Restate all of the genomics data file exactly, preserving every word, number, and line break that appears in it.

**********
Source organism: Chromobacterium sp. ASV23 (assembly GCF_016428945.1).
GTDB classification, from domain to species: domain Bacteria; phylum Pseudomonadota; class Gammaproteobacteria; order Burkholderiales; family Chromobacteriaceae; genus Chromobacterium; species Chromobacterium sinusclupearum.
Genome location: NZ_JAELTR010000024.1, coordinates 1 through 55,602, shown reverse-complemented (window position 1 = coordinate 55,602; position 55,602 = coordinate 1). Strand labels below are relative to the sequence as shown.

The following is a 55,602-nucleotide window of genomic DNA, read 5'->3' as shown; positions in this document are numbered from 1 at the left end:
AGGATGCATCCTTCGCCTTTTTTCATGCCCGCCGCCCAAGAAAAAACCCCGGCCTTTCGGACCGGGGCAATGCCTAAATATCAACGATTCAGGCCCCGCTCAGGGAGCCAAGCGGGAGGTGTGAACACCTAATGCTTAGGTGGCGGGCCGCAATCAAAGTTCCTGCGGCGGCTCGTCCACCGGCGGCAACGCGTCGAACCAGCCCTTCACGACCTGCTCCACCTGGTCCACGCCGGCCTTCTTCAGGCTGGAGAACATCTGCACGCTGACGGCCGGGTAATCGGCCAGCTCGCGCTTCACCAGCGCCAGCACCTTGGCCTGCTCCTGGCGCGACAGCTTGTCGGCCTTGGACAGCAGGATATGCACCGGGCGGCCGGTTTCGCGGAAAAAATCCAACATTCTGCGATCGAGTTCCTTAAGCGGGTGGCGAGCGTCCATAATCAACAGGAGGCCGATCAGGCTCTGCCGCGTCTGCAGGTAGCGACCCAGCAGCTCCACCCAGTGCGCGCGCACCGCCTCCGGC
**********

Source organism: Chromobacterium sp. ASV23 (assembly GCF_016428945.1).
GTDB classification, from domain to species: domain Bacteria; phylum Pseudomonadota; class Gammaproteobacteria; order Burkholderiales; family Chromobacteriaceae; genus Chromobacterium; species Chromobacterium sinusclupearum.
Genome location: NZ_JAELTR010000024.1, coordinates 1 through 55,602, shown reverse-complemented (window position 1 = coordinate 55,602; position 55,602 = coordinate 1). Strand labels below are relative to the sequence as shown.

The following is a 55,602-nucleotide window of genomic DNA, read 5'->3' as shown; positions in this document are numbered from 1 at the left end:
AGGATGCATCCTTCGCCTTTTTTCATGCCCGCCGCCCAAGAAAAAACCCCGGCCTTTCGGACCGGGGCAATGCCTAAATATCAACGATTCAGGCCCCGCTCAGGGAGCCAAGCGGGAGGTGTGAACACCTAATGCTTAGGTGGCGGGCCGCAATCAAAGTTCCTGCGGCGGCTCGTCCACCGGCGGCAACGCGTCGAACCAGCCCTTCACGACCTGCTCCACCTGGTCCACGCCGGCCTTCTTCAGGCTGGAGAACATCTGCACGCTGACGGCCGGGTAATCGGCCAGCTCGCGCTTCACCAGCGCCAGCACCTTGGCCTGCTCCTGGCGCGACAGCTTGTCGGCCTTGGACAGCAGGATATGCACCGGGCGGCCGGTTTCGCGGAAAAAATCCAACATTCTGCGATCGAGTTCCTTAAGCGGGTGGCGAGCGTCCATAATCAACAGGAGGCCGATCAGGCTCTGCCGCGTCTGCAGGTAGCGACCCAGCAGCTCCACCCAGTGCGCGCGCACCGCCTCCGGC